“The only thing you ever have is now” Ekhart Tolle
I remember the first time I heard about the “power of now,” I thought it was strange. Now is a
moment in time but saying it is more important than planning for the future in
order to have peace didn’t feel right. I was taught by watching that you always
needed to have a plan. You had to work for the future you wanted. You had to
spend time better understanding what went wrong in the past so that you could
learn from your mistakes. This is what life was about, worrying about and
planning the future and learning the lessons of the past. Who the heck took time
to “smell the roses?”
Of course all this did was start a pattern where I would never really truly revel in the present.
Was I even present in my life or was I only focused on what did go wrong or what could go wrong? The more I read,
the more I recognize that I was existing a lot of the time but perhaps not
living as much as I should. The present meant feeling. The present meant no
excuses. That is a scary concept, or at least it was for me. I did a lot to numb
those feelings. I didn’t allow myself to feel my anger, disappointment or fears.
But then I also didn’t allow myself to feel my joys, my happiness or my
gratitude. I numbed my feelings by partying, through my self deprecating sense
of humor and by ignoring them. I suppressed a lot this way but never healed. It
was rare when I would allow myself to ever just be in the moment.
My early thirties, after my first divorce, was a time of worry or reflection, with only some
time dedicated to the moment. Being in the now. After some therapy I realized I
needed to feel some of the dark emotions I was suppressing in order to heal
My second husband helped me to begin to be more in the moment and in the
now. That’s the only way he lived. He wasn’t a planner and he never reflected on
much. I didn’t realize when I met him. Our vacations were in the now. In fact one of the most
memorable in the now moments was a weekend away with him to Boca Raton Florida.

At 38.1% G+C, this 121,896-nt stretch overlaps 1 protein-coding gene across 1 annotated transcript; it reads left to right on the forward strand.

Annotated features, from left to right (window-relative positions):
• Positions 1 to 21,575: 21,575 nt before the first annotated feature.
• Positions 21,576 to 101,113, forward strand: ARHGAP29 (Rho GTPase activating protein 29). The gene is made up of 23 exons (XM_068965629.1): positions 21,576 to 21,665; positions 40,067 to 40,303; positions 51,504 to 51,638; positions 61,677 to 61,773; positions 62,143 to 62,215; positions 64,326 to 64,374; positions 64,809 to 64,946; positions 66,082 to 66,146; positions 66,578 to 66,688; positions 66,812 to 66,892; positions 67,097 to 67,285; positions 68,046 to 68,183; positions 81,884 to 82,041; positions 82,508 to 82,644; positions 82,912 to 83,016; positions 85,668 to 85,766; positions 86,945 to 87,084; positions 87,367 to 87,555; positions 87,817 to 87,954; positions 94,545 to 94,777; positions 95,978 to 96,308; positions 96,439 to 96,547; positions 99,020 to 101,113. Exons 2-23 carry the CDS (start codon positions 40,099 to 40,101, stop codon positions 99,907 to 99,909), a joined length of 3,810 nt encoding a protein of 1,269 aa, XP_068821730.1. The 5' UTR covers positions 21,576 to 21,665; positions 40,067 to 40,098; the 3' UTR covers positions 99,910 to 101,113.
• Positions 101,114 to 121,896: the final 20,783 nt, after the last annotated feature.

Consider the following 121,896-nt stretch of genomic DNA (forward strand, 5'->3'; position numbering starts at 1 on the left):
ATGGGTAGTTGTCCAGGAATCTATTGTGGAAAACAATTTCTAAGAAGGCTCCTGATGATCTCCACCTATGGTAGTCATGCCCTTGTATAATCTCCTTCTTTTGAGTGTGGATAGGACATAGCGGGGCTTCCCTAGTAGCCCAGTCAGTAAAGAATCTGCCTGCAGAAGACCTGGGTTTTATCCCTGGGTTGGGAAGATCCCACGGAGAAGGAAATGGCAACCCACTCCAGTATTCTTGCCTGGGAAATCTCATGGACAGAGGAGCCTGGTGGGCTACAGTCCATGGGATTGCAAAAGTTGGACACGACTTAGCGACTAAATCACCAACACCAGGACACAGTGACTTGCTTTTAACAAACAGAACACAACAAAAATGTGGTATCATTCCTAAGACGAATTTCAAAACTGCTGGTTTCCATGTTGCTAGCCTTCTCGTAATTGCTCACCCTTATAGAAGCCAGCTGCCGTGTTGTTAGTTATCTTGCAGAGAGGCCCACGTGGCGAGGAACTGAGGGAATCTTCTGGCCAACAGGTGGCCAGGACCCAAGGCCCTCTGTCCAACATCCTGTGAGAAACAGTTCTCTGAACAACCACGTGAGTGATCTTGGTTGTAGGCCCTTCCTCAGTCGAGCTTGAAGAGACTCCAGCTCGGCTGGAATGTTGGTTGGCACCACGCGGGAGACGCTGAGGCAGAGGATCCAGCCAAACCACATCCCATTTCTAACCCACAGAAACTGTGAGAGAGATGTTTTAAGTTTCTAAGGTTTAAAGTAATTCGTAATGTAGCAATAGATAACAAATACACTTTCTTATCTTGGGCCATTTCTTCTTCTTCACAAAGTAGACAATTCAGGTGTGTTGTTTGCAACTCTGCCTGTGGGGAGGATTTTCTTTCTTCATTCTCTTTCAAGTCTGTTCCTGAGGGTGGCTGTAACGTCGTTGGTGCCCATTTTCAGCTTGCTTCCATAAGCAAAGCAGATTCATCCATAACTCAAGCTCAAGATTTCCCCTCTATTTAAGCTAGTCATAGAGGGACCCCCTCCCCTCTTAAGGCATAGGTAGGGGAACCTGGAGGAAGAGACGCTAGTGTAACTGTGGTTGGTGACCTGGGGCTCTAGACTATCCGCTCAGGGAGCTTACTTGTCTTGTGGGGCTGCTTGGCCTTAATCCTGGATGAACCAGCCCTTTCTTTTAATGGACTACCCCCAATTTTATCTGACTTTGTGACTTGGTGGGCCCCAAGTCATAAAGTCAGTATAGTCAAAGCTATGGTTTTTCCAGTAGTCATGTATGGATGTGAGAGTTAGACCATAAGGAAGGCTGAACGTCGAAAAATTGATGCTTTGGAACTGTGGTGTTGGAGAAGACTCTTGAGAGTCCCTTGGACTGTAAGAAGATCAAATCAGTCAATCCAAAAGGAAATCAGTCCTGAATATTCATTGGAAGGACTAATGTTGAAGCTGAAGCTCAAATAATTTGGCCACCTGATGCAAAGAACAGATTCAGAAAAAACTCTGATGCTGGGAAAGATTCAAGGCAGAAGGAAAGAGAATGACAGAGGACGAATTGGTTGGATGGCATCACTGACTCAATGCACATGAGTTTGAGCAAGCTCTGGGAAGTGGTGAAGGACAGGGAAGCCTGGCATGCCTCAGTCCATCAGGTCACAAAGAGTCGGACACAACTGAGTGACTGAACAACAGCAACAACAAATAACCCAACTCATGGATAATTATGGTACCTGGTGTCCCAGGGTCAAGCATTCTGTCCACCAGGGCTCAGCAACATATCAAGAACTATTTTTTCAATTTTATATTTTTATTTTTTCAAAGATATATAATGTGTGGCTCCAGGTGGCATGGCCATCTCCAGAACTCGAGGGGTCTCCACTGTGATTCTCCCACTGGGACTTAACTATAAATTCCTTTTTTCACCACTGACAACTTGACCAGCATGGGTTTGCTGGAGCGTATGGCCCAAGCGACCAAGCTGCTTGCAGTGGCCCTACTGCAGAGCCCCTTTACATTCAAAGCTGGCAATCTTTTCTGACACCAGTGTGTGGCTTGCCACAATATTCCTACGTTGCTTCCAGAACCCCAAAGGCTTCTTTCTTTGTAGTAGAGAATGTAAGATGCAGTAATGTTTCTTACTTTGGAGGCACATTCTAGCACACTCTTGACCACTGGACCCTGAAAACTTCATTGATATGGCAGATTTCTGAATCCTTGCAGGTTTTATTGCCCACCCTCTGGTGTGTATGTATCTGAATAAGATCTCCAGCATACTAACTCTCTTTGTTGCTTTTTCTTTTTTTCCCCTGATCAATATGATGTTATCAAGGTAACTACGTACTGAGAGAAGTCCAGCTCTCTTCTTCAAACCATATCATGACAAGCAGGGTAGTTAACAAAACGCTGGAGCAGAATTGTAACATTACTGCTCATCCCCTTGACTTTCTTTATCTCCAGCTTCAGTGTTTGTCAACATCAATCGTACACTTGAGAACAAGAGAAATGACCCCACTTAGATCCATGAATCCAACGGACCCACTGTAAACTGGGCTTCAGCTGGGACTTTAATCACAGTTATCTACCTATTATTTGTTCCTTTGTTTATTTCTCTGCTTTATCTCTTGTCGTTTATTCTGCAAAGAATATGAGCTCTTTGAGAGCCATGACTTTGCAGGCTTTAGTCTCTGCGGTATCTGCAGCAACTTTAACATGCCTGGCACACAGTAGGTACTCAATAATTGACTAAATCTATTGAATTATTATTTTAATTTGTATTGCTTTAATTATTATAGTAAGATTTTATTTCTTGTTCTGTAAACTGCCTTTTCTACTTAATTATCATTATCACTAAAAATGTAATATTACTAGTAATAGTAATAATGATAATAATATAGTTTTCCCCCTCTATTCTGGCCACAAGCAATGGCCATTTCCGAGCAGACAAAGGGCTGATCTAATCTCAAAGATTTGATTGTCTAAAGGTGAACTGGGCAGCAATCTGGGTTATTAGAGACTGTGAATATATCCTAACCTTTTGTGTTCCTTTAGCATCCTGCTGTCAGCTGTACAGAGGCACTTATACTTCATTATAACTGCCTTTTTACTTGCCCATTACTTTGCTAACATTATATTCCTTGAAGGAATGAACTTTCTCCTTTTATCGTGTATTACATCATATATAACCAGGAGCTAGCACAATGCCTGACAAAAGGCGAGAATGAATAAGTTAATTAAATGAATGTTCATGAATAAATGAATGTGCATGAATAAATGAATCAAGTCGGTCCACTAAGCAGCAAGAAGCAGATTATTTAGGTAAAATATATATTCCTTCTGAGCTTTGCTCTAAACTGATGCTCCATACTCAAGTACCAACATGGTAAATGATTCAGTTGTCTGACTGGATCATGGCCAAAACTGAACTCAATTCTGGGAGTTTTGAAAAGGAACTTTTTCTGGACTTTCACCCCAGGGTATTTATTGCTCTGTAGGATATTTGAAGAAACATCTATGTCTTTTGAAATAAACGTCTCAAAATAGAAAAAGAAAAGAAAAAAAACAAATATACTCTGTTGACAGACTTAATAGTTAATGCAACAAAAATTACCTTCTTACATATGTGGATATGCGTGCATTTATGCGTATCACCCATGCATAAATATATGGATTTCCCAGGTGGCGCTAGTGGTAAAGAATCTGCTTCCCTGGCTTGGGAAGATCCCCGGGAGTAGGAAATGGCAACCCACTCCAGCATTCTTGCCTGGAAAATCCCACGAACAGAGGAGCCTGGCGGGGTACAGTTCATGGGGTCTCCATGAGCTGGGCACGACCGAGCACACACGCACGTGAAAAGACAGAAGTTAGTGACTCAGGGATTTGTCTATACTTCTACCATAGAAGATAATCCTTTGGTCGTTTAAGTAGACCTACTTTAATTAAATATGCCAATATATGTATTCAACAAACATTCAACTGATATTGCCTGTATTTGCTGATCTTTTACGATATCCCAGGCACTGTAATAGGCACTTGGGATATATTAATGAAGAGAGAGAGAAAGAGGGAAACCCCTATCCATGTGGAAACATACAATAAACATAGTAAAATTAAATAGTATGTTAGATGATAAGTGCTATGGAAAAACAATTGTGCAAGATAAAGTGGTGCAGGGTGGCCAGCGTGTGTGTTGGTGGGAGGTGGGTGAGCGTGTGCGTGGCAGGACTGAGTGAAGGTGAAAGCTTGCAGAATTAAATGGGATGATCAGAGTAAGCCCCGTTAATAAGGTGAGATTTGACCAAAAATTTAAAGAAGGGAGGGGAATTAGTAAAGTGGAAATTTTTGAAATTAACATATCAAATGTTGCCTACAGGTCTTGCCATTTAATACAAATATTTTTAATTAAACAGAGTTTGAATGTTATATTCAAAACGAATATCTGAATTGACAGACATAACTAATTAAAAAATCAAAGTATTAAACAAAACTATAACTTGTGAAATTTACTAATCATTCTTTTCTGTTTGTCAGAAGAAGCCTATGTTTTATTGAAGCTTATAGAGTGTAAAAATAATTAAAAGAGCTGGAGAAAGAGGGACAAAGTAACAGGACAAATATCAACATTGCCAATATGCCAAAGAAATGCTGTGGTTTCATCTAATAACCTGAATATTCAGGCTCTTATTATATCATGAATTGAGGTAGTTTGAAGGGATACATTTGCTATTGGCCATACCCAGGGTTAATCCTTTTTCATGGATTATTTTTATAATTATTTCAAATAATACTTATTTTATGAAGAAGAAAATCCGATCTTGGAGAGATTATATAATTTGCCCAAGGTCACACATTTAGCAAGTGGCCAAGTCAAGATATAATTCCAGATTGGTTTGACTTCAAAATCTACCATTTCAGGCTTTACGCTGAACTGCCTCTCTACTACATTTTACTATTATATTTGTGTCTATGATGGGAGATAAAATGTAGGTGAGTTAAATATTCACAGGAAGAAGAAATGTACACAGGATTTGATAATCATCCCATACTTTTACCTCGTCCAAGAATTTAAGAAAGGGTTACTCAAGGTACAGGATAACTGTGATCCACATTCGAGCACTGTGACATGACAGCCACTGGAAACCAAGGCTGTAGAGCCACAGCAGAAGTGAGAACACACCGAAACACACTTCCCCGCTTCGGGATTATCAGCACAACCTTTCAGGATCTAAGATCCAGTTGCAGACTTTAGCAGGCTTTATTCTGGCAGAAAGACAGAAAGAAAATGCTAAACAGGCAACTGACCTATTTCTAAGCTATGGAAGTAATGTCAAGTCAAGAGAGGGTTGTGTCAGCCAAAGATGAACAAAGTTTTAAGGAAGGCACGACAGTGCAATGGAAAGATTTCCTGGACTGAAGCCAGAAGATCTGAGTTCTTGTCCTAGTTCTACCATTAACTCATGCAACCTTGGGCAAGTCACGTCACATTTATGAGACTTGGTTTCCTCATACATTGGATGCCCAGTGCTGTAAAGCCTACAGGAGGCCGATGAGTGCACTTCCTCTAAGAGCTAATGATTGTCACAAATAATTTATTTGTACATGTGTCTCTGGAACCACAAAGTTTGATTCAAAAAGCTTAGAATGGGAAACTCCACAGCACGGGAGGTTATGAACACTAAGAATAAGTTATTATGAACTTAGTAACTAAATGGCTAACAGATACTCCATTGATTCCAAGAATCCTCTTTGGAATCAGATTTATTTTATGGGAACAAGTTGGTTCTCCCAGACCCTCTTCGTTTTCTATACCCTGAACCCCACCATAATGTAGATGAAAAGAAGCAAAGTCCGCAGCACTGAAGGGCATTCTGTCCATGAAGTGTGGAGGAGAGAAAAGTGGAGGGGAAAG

We stayed in the present the entire time. We didn’t discuss the past, or try to
understand it. We didn’t prepare or worry about the future. We didn’t bring up
issues. We focused all of our attention on where we were and us as a couple.
That may have been one of the best weekends of that marriage. But with him it
was never sustainable. He had a motive that went far beyond mine. His motive was
always about sex. Mine was peace, and love. Some of what went wrong I
I have found that travel is an amazing way to stay in the now.
Recently I spent a weekend in Wildwood and Cape May with my cousin. It
was an amazing time focused on spending time together. We ate at great
restaurants, sunned ourselves, watch beautiful sunsets and just were. We talked
about just being. We walked, talked, laughed, cried, and loved. Travel as a way to stay in the now coupled with someone you are most comfortable. A perfect combination.
I found myself completely relaxed when I returned home. I realized that I
felt at total peace. That peacefulness lasted only for a few days forcing me to
realize that I need to spend more time in the now. Spend more time with those closest to me.
Focus on meditation as a practice versus my current sporadic attempts. Having faith and letting things happen.
Sometimes you need to just be.
Oh, Suzy, Your words are so beautiful. Enlightening as I get to know my dear friend of almost 40 years even better, and also enlightening as your words help me reflect on my own life. The joys, the downfalls, the frailties, and the moments. Thanks for sharing this deep and special part of yourself with me. Xoxo Kar
Sent from my iPhone
love you Kar
You hit the nail on the head with this. I totally agree.